As reported in this morning’s New York Times and Washington Post, a new report from the Government Accountability Office states that the Iraqi government could have “a cumulative budget surplus of as much as $79 billion by year’s end”:
For 2008, GAO estimates that Iraq could generate between $73.5 billion and $86.2 billion in total revenues, with oil exports accounting for between $66.5 billion to $79.2 billion. Projected 2008 oil revenues could be more than twice the average annual amount Iraq generated from 2005 through 2007.[...]
From 2005 through 2007, the Iraqi government spent an estimated $67 billion on operating and investment activities. Ninety percent was spent on operating expenses, such as salaries and goods and services, and the remaining 10 percent on investments, such as structures and vehicles. The Iraqi government spent only 1 percent of total expenditures to maintain Iraq- and U.S.-funded investments such as buildings, water and electricity installations, and weapons. While total expenditures grew from 2005 through 2007, Iraq was unable to spend all its budgeted funds.
While I think there’s no escaping the financial responsibility that Americans have incurred by invading and occupying Iraq, American taxpayers have a right to ask why, given its substantial oil revenues, the Iraqi government isn’t dedicating more of that money to rebuilding its country.
The answer is that billions of dollars in Iraqi oil wealth is effectively being held hostage to the stalled Iraqi political process. Notwithstanding the incessant claims of “breakthrough!” from the Iraq war’s surge-emboldened cheerleaders, the GAO report is evidence that political progress in Iraq has been ephemeral. Among other divisive issues on which Iraqis have failed to achieve any sort of consensus, Iraqi political factions still have not agreed on a acceptable formula for the distribution of resources.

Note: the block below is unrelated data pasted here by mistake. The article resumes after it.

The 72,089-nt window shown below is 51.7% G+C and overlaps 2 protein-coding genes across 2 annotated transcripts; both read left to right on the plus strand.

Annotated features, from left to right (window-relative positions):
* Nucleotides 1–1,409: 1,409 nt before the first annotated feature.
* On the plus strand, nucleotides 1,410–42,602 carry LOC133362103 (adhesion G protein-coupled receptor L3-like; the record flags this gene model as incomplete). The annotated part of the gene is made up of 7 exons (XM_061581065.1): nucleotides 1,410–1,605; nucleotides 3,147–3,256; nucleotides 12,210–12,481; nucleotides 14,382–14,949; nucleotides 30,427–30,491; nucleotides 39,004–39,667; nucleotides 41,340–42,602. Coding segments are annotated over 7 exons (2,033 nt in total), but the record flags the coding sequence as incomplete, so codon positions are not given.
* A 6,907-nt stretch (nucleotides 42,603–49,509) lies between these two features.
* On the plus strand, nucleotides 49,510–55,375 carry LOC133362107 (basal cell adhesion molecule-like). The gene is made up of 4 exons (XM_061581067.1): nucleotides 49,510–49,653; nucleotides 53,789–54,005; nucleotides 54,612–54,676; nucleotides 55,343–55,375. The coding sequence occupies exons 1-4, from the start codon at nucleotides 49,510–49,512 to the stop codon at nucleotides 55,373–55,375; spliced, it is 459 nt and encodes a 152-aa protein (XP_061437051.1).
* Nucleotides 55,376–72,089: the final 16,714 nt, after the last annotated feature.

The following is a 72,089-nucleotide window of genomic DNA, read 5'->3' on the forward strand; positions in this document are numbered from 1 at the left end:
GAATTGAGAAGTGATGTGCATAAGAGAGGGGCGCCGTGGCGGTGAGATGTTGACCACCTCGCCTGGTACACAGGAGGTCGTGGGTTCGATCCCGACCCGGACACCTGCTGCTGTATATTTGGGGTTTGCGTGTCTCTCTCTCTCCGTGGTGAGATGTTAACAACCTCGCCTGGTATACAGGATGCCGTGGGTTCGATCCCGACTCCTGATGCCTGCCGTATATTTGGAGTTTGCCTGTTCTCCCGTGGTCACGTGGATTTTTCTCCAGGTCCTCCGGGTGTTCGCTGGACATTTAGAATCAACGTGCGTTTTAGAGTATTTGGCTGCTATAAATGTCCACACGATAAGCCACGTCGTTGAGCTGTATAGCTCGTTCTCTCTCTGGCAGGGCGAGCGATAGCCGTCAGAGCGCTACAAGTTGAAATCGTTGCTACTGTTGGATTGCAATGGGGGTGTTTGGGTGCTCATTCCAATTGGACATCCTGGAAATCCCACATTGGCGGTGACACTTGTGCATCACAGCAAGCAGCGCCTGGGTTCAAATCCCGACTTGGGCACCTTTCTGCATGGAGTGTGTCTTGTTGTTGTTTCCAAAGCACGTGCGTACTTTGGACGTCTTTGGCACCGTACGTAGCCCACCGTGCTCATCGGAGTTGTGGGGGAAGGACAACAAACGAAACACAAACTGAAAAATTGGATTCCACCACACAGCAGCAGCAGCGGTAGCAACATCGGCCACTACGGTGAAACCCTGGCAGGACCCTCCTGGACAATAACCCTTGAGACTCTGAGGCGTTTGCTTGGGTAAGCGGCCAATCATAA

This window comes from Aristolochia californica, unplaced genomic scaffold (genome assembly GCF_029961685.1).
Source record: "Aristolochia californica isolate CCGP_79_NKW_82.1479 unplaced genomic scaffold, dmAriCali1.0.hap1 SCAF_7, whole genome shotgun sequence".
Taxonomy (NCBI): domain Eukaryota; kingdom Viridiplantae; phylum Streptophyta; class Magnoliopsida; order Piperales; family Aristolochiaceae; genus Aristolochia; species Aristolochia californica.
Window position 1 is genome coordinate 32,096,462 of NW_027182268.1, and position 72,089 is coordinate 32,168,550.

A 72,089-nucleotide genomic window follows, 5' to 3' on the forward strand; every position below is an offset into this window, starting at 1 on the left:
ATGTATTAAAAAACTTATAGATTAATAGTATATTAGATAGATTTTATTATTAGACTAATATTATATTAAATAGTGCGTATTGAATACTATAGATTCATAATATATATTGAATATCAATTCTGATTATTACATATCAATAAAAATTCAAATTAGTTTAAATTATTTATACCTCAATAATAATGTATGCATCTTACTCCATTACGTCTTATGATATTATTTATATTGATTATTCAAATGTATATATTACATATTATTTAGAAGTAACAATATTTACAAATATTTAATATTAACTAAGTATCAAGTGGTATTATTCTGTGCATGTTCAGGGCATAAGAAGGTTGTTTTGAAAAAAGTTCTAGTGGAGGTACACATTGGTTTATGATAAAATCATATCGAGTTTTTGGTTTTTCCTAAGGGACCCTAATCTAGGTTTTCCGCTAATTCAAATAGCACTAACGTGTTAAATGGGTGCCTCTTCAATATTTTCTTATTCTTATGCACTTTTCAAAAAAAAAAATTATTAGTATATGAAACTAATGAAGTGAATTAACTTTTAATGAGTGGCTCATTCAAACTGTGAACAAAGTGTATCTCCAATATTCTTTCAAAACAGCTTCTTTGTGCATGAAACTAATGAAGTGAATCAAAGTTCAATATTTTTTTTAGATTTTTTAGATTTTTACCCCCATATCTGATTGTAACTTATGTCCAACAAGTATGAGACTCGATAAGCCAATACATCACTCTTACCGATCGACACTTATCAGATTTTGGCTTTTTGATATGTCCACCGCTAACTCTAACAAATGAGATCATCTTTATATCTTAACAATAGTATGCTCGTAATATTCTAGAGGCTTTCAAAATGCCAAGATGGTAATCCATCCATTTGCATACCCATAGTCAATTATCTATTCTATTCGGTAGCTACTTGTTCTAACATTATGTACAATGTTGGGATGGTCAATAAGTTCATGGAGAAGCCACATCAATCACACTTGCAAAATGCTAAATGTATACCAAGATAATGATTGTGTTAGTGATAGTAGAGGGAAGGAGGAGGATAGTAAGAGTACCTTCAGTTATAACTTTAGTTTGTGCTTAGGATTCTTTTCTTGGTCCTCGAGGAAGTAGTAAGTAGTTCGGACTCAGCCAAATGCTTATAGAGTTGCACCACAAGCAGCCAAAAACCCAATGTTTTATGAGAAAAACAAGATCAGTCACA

Further underlining the persistent political impasse, today the Iraqi parliament adjourned for the month “after failing to agree on a provincial election law, casting doubt on whether U.S.-backed balloting can be held in the country’s 18 provinces this year.”
The political impasse resulting in the unused Iraqi billions gets at the broader strategic confusion of U.S. policy in Iraq. Back in 2002, Bush economic adviser Larry Lindsey estimated that the Iraq war could cost “$100 billion to $200 billion” in the “upper bound“:
The White House was quick to distance itself from Lindsey’s view. Mitch Daniels, director of the White House budget office, quickly called the estimate “very, very high.” Lindsey himself was dismissed in a shake-up of the White House economic team later that year, and in January 2003, Defense Secretary Donald Rumsfeld said the budget office had come up with “a number that’s something under $50 billion.” He and other officials expressed optimism that Iraq itself would help shoulder the cost once the world market was reopened to its rich supply of oil.
As of 2008, America has paid over $500 billion to fight the Iraq war — with some economists putting the overall cost to the U.S. economy as high as $3 trillion. Some $48 billion of this sum has gone to Iraqi reconstruction. But just as the Bush committed tens of thousands of American troops to the Iraq war with no plan for winning the peace, so they’ve committed tens of billions of American dollars to various Iraqi construction projects with no real plan for how all of it’s supposed to add up to a stable Iraqi state.
Ironically, Iraq’s oil revenues are so high in part because of the skyrocketing oil prices resulting from the destabilization caused by the Iraq war itself. American taxpayers are getting getting touched twice for this: With the money spent at the pump, as well as with the money sent to the war. President Bush’s commitment to a continued U.S. presence in Iraq, coupled with his unconditional support for Iraqi politicians’ treading water — both policies which John McCain wholeheartedly endorses — means that this won’t change any time soon.